Due to a continuous stream of technological advances, enormous amounts of traffic are aggregated onto a single fiber. The main drive for this is the cost savings that are realized due to the economy of scale. However, a major drawback is the impact of a single failure (e.g., cable cut), which can become very and even unacceptably large. This paper aims at discussing the different techniques that can be applied to deal with such circumstances.
Next generation automatic switched optical networks (ASON) show great promise in coping with increasing bandwidth demands, as they provide both on-demand bandwidth and improved switching flexibility. In a multi-layer data-centric network, such an ASON acts as a server layer and provides the topology for a client IP network. Multi-layer Traffic Engineering (MTE) enhances single-layer traffic engineering (i.e. adaptive routing) with the possibility to reconfigure the logical IP topology, utilizing the aforementioned optical flexibility in setting up and tearing down end-to-end lightpaths. To provide a robust network service, the multi-layer networks must be recoverable from different types of failures. Resilience mechanisms such as various forms of protection and restoration allow to recover from optical layer failures. In a multi-layer network however, some traffic will be forwarded through the IP layer routers, requiring a survivability scheme in this IP layer. This paper shows how MTE strategies that normally cope with changing traffic demands, can be used to provide this IP layer resilience. This is done through diverting affected IP traffic and replacing failing optical lightpaths, effectively leading to a dynamic restoration scheme. We will evaluate and compare failure performance of different types of resilience mechanisms, based on an existing MTE strategy.
As more and more traffic is transported over communication networks, network survivability becomes a key issue in network design and planning. In this paper first the need for deploying network recovery techniques at multiple layers is motivated. Then the efficient coordination of these network recovery techniques is studied. Not only static but also dynamic multi-layer survivability strategies are presented and studied in this paper: dynamic multi-layer survivability strategies benefit from the ability of the underlying transport network to provide switched connection services in order to allow reconfiguring the logical network at the time of a failure. As not only the traffic volume keeps growing, but also more and more services with distinct reliability requirements are deployed, the benefit of differentiating the multi-layer survivability strategy per traffic class is investigated in this paper. Whereas the case studies in this paper focus on the cost-efficiency of the presented strategies and techniques, also a broader theoretic discussion is given on these techniques.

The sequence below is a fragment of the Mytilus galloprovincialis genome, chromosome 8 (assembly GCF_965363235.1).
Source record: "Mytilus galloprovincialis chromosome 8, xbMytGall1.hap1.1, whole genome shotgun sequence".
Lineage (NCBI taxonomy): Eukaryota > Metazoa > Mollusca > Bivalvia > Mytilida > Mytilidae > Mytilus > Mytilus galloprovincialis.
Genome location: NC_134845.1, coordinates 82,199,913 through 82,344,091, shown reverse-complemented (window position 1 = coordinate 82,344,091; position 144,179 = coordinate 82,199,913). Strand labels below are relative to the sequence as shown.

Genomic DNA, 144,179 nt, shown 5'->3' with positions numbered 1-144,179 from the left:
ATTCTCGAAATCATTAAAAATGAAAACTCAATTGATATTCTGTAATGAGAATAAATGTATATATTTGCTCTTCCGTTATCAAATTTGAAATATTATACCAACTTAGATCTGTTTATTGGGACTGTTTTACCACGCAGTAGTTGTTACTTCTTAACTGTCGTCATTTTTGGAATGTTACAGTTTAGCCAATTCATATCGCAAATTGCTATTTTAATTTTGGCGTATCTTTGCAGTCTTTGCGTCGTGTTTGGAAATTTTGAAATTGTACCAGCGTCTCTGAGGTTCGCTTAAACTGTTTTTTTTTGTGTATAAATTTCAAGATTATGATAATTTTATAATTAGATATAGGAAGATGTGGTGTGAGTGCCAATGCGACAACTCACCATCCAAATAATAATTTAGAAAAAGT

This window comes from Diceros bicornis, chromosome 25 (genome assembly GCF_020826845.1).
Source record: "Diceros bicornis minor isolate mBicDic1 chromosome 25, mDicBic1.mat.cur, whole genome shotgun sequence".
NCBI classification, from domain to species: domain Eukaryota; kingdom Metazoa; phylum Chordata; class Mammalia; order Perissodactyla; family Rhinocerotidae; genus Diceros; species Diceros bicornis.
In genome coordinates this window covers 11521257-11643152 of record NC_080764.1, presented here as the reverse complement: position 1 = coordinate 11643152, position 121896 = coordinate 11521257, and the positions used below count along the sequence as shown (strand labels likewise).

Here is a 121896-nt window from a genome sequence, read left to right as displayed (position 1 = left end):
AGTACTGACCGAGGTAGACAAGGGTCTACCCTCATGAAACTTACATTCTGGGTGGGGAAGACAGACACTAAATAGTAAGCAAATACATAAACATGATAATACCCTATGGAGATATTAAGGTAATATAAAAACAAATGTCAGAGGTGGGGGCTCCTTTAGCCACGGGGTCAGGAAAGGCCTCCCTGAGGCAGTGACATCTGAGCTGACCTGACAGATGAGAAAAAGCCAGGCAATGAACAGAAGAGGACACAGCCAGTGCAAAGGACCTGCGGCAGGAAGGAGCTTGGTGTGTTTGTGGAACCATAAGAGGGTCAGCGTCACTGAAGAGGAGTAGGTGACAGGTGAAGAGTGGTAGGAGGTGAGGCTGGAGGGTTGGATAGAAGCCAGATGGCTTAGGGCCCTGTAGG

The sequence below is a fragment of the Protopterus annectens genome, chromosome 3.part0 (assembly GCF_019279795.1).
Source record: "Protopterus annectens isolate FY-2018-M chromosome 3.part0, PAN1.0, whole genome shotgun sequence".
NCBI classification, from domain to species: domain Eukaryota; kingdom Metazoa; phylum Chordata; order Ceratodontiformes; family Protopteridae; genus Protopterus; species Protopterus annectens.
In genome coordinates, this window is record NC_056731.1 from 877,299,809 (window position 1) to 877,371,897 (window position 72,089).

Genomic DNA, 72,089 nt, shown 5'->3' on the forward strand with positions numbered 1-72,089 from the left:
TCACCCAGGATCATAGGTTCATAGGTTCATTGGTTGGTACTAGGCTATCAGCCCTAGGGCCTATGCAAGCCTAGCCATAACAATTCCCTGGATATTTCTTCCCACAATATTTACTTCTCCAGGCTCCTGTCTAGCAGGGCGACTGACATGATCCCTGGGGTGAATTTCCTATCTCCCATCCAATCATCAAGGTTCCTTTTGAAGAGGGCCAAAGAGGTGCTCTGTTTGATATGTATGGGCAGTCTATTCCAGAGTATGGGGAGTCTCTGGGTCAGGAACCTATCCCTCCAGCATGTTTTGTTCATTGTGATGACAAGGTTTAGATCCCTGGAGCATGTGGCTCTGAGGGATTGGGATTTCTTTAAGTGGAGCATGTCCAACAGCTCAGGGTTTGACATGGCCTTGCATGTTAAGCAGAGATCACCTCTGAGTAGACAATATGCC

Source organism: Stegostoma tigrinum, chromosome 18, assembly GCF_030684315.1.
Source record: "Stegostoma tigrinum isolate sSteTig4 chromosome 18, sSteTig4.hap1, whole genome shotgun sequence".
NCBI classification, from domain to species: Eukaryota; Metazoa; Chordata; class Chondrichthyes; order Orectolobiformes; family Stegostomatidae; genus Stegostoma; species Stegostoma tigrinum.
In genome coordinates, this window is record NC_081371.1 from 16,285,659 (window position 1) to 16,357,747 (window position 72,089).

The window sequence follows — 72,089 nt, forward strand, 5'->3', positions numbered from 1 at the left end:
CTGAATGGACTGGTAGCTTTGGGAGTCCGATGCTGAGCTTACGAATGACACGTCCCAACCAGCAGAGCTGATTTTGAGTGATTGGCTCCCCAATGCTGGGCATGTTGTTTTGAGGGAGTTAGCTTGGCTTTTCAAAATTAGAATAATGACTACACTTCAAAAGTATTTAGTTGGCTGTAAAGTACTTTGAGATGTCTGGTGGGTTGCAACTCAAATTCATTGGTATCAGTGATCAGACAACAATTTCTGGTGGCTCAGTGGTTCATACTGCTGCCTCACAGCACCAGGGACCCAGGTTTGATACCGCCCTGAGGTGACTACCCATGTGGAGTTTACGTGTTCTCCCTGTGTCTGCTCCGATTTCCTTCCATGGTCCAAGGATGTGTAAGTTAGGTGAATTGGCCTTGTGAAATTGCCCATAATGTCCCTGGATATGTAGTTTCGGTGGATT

Although the Optical Transport Network, based on technologies such as Wavelength Division Multiplexing and Optical Cross-Connects, offers tremendous transportation capacity, its management requires frequent manual intervention. However, as the traffic pattern offered to today's transport networks is subject to continuous changes due to the Internet traffic dominance, an optical transport network with a smart, automatic and real-time control system, denoted as Intelligent Optical Network (ION) or Automatic Switched Optical Network (ASON), is desired by network operators. Duly and correctly retrieving the changing traffic load information is a very important factor for the successful deployment of an ION. In this paper, we discuss the influence of the observation window size used for collecting the traffic load information, on the performance of an ION. By comparing the performance of an ION using different traffic observation window sizes, we show that a smaller observation window harms the network stability; while a too large observation window worsens the network reliability. We demonstrate that a suitable traffic observation window size improves the offered Quality of Service (QoS) by reconfiguring the logical layer network at the right time and in the right way.